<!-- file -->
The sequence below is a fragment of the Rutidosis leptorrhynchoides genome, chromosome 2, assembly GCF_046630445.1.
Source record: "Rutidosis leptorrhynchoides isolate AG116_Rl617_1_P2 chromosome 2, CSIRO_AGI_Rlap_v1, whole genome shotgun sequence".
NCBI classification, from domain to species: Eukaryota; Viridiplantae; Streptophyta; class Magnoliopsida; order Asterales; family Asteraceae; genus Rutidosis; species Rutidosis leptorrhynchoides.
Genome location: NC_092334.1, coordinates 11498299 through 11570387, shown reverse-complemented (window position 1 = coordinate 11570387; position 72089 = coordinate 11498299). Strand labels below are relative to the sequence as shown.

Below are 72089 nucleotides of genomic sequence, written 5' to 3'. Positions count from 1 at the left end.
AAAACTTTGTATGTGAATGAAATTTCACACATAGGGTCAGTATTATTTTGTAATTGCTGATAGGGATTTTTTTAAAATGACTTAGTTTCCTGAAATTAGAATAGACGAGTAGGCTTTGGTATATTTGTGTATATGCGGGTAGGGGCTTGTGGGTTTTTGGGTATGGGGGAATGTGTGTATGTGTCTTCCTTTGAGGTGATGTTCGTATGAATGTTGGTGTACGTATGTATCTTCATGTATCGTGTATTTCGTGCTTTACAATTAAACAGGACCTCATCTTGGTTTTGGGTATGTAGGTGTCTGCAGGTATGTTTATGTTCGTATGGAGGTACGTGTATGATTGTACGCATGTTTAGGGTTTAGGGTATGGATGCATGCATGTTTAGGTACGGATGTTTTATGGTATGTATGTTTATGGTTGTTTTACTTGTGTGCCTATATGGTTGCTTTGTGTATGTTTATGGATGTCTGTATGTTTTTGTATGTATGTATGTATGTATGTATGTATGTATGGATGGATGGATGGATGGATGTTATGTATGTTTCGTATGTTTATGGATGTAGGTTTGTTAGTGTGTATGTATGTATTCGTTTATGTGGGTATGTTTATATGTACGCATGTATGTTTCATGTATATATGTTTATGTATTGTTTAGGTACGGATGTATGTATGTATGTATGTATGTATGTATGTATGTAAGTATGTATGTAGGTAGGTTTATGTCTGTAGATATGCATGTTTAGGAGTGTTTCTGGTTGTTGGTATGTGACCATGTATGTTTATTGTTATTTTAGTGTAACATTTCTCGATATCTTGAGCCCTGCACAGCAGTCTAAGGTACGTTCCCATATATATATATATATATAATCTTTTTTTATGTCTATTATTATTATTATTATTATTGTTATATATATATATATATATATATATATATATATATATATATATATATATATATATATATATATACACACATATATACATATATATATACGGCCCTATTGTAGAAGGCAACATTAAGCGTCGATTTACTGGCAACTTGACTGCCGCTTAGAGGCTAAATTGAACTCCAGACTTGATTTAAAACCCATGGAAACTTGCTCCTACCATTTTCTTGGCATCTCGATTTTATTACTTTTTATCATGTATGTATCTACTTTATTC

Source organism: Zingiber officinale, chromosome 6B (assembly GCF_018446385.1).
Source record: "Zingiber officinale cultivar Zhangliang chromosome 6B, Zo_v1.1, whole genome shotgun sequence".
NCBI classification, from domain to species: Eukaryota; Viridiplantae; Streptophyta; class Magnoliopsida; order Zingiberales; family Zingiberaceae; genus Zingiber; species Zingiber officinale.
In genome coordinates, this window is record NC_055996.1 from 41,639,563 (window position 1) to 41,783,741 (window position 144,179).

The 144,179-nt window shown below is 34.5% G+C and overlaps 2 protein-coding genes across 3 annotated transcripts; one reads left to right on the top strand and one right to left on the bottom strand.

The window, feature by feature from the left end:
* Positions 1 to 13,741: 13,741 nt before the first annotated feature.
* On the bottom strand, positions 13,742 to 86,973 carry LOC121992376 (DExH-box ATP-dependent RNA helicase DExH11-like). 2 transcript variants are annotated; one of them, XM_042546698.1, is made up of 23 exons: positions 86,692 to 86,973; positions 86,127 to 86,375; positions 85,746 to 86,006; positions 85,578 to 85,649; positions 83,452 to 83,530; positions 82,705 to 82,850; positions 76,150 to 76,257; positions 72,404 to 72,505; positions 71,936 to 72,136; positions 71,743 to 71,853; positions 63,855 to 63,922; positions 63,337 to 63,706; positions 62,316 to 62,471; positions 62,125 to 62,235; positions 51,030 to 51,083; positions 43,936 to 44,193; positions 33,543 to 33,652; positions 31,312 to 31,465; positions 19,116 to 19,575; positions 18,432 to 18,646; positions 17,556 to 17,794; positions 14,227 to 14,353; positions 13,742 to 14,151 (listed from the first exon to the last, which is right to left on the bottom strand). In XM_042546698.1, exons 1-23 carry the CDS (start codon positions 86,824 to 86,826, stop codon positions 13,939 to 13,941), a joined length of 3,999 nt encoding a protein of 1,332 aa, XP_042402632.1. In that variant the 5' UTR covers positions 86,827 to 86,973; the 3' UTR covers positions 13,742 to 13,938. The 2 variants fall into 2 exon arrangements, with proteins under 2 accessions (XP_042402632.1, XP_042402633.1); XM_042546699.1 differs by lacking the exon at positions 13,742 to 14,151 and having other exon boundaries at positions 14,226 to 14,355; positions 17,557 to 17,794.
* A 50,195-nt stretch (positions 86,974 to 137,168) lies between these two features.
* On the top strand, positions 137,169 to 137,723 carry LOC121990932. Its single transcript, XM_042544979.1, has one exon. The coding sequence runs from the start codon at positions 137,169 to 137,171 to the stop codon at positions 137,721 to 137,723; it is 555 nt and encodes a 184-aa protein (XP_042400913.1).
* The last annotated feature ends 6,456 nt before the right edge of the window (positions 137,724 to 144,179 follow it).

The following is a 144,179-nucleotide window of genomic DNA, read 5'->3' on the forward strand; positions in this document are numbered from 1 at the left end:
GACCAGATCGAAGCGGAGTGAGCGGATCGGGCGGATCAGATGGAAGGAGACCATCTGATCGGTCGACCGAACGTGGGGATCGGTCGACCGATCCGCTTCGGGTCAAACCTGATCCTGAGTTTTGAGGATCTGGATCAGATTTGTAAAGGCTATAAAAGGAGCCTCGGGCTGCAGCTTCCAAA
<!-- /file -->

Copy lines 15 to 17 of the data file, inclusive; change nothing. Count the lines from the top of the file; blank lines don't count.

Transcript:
* A 50,195-nt stretch (positions 86,974 to 137,168) lies between these two features.
* On the top strand, positions 137,169 to 137,723 carry LOC121990932. Its single transcript, XM_042544979.1, has one exon. The coding sequence runs from the start codon at positions 137,169 to 137,171 to the stop codon at positions 137,721 to 137,723; it is 555 nt and encodes a 184-aa protein (XP_042400913.1).
* The last annotated feature ends 6,456 nt before the right edge of the window (positions 137,724 to 144,179 follow it).